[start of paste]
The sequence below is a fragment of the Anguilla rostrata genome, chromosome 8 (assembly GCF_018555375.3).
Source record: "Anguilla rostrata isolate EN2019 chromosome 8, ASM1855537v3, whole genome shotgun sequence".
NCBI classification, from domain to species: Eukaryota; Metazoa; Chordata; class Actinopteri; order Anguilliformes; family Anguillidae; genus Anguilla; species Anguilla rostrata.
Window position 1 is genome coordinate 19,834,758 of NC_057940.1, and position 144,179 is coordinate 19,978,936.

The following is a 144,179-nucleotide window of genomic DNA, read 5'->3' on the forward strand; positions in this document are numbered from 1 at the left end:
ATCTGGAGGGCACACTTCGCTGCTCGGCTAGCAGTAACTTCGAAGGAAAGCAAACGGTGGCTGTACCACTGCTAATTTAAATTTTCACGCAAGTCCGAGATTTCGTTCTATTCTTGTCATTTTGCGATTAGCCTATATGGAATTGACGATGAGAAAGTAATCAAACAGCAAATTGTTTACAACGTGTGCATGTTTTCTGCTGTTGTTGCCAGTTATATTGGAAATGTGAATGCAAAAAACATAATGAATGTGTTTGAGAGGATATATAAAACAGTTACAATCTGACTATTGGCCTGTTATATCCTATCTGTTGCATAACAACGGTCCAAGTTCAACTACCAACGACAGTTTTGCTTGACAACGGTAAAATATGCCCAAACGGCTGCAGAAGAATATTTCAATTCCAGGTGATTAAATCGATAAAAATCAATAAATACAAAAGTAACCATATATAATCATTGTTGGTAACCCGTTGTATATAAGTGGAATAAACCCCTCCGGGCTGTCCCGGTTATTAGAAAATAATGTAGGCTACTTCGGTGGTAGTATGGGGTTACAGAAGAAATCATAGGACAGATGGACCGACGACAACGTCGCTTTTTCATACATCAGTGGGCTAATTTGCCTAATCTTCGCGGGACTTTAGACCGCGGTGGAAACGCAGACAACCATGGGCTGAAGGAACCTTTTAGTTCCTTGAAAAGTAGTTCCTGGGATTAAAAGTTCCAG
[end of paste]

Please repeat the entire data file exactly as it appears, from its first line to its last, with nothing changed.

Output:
The sequence below is a fragment of the Anguilla rostrata genome, chromosome 8 (assembly GCF_018555375.3).
Source record: "Anguilla rostrata isolate EN2019 chromosome 8, ASM1855537v3, whole genome shotgun sequence".
NCBI classification, from domain to species: Eukaryota; Metazoa; Chordata; class Actinopteri; order Anguilliformes; family Anguillidae; genus Anguilla; species Anguilla rostrata.
Window position 1 is genome coordinate 19,834,758 of NC_057940.1, and position 144,179 is coordinate 19,978,936.

The following is a 144,179-nucleotide window of genomic DNA, read 5'->3' on the forward strand; positions in this document are numbered from 1 at the left end:
ATCTGGAGGGCACACTTCGCTGCTCGGCTAGCAGTAACTTCGAAGGAAAGCAAACGGTGGCTGTACCACTGCTAATTTAAATTTTCACGCAAGTCCGAGATTTCGTTCTATTCTTGTCATTTTGCGATTAGCCTATATGGAATTGACGATGAGAAAGTAATCAAACAGCAAATTGTTTACAACGTGTGCATGTTTTCTGCTGTTGTTGCCAGTTATATTGGAAATGTGAATGCAAAAAACATAATGAATGTGTTTGAGAGGATATATAAAACAGTTACAATCTGACTATTGGCCTGTTATATCCTATCTGTTGCATAACAACGGTCCAAGTTCAACTACCAACGACAGTTTTGCTTGACAACGGTAAAATATGCCCAAACGGCTGCAGAAGAATATTTCAATTCCAGGTGATTAAATCGATAAAAATCAATAAATACAAAAGTAACCATATATAATCATTGTTGGTAACCCGTTGTATATAAGTGGAATAAACCCCTCCGGGCTGTCCCGGTTATTAGAAAATAATGTAGGCTACTTCGGTGGTAGTATGGGGTTACAGAAGAAATCATAGGACAGATGGACCGACGACAACGTCGCTTTTTCATACATCAGTGGGCTAATTTGCCTAATCTTCGCGGGACTTTAGACCGCGGTGGAAACGCAGACAACCATGGGCTGAAGGAACCTTTTAGTTCCTTGAAAAGTAGTTCCTGGGATTAAAAGTTCCAG